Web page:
In investment circles, ex-Fidelity mutual fund manager Peter Lynch is widely regarded to be among the very best. Not only did his 13-year management of Fidelity’s Magellan fund produce peerless results up until his retirement in 1990, but his subsequent influence on private investors has been vast. An early proponent of the celebrated investor tool, the price earnings growth factor – or the PEG, he also produced a now renowned book that encouraged investors to “buy what you know” and offered a way of chasing growth and dividends in the search for the next stock success.
Lynch published One Up on Wall Street in 1989 and offered an update in 2000 at the height of the dot com boom. What is surprising – given his self-confessed love of companies and the numbers behind them – is how little time he actually commits in the text to explaining his formula. Whilst understanding the nature of companies and their value is essential, the main thrust of One Up on Wall Street is that private investors can outperform institutions by applying what they see around them – what your wife is buying in the local shop could be more important than you think.
As a starting point, Lynch divides companies into one of six categories: slow growers, stalwarts, fast growers, cyclicals, asset plays and turnarounds. Among his favourites are the fast growers, which he describes as “the land of the 10- to 40-baggers”, although he insists that fast growth shouldn’t be confused with ‘hot’ companies and sectors. Meanwhile, the slow growers are large and aging companies – think utilities – where investors swap the upside potential of fast growth for the certainty of dividends. Stalwarts are slightly different, albeit he describes them as multi-billion dollar hulks that are not exactly agile but are nevertheless faster than the slow growers. He points to the stalwarts as ideal protection during recession and hard times.
Lynch and the PEGY
Lynch’s relationship with the PEG was cemented during his days at Fidelity when, he says, the ratio was used all the time when picking stocks. We recently assessed how another famous investor, Jim Slater, developed a version of the PEG that puts extra emphasis on future earnings forecasts. In essence, Slater divides the forward PE of a share by the estimated future growth rate in EPS to arrive at the PEG. By contrast, Lynch prefers to measure a company based on its historical, rather than forecast, earnings performance versus its PE. This reduces the reliance on broker forecasts which are notoriously inaccurate - the theory is that if you find a company that is valued at a PE less than its historical EPS growth rate then you may have found yourself a bargain.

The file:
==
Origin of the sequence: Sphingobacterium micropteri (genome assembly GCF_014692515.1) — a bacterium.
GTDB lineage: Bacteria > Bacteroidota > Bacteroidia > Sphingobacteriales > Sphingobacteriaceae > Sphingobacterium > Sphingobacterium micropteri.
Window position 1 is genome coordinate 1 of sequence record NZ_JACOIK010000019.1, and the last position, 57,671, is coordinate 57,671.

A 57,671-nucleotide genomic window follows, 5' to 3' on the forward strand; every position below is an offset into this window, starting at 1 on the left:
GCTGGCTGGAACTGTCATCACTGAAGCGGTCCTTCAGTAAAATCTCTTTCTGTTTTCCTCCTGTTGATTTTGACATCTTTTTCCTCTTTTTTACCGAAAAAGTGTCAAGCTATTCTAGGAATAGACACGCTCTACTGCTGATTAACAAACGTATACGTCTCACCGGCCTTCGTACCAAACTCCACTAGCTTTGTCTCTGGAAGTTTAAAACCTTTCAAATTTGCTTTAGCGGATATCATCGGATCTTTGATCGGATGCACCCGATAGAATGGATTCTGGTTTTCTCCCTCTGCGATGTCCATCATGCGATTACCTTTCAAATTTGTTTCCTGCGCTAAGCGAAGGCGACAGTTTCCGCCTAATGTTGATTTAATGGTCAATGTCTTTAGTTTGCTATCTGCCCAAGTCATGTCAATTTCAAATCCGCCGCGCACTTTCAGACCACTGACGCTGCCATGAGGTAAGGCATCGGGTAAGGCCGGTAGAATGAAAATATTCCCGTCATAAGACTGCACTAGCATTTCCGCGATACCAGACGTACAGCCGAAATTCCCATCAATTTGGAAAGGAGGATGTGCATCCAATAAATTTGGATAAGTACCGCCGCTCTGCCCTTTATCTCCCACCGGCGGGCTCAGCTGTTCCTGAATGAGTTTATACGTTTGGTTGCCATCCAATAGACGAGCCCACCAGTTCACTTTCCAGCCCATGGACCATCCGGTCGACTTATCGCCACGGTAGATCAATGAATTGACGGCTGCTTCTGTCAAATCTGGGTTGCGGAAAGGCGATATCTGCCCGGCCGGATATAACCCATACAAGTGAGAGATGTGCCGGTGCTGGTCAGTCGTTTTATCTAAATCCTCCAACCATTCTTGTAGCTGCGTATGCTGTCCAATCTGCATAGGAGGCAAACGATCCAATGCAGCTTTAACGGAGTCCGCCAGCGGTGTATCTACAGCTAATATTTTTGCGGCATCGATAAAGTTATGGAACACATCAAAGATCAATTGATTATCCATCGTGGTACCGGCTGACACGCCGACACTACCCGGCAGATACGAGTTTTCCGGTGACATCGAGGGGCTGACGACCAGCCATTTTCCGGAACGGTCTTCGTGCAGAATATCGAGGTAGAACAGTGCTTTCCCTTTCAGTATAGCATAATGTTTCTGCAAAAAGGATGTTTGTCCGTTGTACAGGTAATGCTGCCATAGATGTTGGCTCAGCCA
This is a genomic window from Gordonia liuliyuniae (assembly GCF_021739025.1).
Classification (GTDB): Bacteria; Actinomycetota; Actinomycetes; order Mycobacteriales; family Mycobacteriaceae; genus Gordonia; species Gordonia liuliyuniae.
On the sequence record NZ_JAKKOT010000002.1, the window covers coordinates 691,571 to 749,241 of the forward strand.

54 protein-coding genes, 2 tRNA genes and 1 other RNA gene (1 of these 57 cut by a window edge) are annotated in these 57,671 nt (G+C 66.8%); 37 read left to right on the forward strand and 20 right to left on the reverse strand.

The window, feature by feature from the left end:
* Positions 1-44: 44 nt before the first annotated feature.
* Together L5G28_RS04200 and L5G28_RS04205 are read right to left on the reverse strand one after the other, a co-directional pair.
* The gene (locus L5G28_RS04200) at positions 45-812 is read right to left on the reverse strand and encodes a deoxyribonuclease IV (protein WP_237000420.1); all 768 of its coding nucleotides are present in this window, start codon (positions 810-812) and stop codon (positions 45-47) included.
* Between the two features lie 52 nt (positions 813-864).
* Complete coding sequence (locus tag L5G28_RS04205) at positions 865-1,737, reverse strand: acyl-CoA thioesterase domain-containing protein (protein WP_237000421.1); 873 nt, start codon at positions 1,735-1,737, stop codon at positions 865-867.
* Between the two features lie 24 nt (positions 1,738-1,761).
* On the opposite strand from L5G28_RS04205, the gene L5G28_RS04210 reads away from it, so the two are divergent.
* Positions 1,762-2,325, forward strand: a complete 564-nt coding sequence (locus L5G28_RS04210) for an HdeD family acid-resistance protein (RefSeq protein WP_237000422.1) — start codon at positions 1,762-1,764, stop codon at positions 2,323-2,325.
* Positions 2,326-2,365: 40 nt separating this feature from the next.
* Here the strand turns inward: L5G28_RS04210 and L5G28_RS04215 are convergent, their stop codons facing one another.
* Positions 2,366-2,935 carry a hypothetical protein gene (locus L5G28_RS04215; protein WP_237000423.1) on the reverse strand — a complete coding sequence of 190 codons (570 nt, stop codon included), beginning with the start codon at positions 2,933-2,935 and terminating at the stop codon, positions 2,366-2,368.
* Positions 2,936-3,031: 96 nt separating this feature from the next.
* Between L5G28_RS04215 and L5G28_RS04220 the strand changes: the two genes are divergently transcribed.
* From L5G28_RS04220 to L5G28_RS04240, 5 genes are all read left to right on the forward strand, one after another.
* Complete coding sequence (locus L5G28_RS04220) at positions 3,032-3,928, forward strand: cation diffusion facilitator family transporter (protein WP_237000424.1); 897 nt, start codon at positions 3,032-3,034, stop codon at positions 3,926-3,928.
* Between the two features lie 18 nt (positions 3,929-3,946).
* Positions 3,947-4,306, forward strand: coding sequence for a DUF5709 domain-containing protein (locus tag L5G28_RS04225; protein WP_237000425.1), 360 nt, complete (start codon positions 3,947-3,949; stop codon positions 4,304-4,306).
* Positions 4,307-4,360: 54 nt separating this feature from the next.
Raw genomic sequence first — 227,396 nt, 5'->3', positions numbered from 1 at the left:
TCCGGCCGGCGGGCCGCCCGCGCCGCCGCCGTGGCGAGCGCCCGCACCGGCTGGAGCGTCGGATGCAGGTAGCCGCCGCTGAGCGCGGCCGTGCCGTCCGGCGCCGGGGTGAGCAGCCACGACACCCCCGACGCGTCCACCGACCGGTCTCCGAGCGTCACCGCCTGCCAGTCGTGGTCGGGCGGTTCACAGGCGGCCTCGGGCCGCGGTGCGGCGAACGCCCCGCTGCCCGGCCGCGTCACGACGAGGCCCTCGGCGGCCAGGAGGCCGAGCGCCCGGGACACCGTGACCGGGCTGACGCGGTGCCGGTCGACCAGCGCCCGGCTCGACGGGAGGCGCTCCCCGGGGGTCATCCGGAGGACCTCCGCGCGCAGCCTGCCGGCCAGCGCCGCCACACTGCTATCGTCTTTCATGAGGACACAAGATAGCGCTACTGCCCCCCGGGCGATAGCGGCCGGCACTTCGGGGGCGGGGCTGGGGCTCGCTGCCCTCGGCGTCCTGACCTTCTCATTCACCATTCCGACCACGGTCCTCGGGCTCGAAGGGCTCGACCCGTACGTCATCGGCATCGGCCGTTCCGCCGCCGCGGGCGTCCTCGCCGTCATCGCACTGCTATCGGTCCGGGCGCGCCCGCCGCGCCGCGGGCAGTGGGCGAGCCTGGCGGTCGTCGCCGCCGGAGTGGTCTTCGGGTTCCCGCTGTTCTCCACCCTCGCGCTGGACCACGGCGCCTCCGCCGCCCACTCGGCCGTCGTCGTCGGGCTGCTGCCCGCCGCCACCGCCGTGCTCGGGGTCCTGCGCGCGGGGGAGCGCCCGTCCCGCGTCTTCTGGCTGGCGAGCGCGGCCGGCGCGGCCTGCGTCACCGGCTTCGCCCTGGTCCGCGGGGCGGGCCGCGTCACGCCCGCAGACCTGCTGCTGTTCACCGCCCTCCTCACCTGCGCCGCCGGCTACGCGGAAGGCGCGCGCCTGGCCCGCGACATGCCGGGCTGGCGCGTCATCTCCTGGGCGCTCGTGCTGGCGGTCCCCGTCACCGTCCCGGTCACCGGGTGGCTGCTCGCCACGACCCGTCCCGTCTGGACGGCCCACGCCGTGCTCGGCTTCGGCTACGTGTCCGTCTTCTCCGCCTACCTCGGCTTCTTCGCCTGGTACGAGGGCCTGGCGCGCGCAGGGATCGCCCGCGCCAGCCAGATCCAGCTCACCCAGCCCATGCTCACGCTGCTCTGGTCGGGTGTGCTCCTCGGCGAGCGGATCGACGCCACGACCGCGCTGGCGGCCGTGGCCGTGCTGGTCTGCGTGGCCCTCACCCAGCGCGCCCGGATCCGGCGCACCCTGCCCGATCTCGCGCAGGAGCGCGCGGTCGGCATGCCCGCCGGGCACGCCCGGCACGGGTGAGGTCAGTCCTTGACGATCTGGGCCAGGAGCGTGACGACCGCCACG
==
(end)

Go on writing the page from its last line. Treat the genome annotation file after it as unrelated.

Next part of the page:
While the PEG has been to be a useful tool in selecting potentially fast growth companies (assuming you make your exit at the right moment), it falls down when you apply it to larger, more mature companies where the factors driving growth are more opaque. To get around this, Lynch took the formula a step further (and explains it in about eight lines in his book!) by taking dividends into account. By adding together the long term growth rate and the dividend yield and dividing it by the PE, you get his PEGY ratio.
It is worth noting a point of possible confusion here as more recently, analysts have tended to invert this equation (instead dividing the PE by the GY) so that anything with a PEGY of less than 1 is the ideal target. That’s the approach we have mirrored using the Stockopedia PRO data-set.
In market conditions where growth investors may be feeling war weary, we have used Lynch’s PEGY approach to find larger companies with interesting growth prospects that are also paying dividends. To standardise the comparisons, our PE and EPS growth figures are ‘rolling’ 12 month values, which weights this current year and next year’s earnings forecasts depending on how far a company is through in its fiscal year. So, hands up, we are also blending in some Slater-esque techniques here, but we suggest that this gives a fairer representation for each company.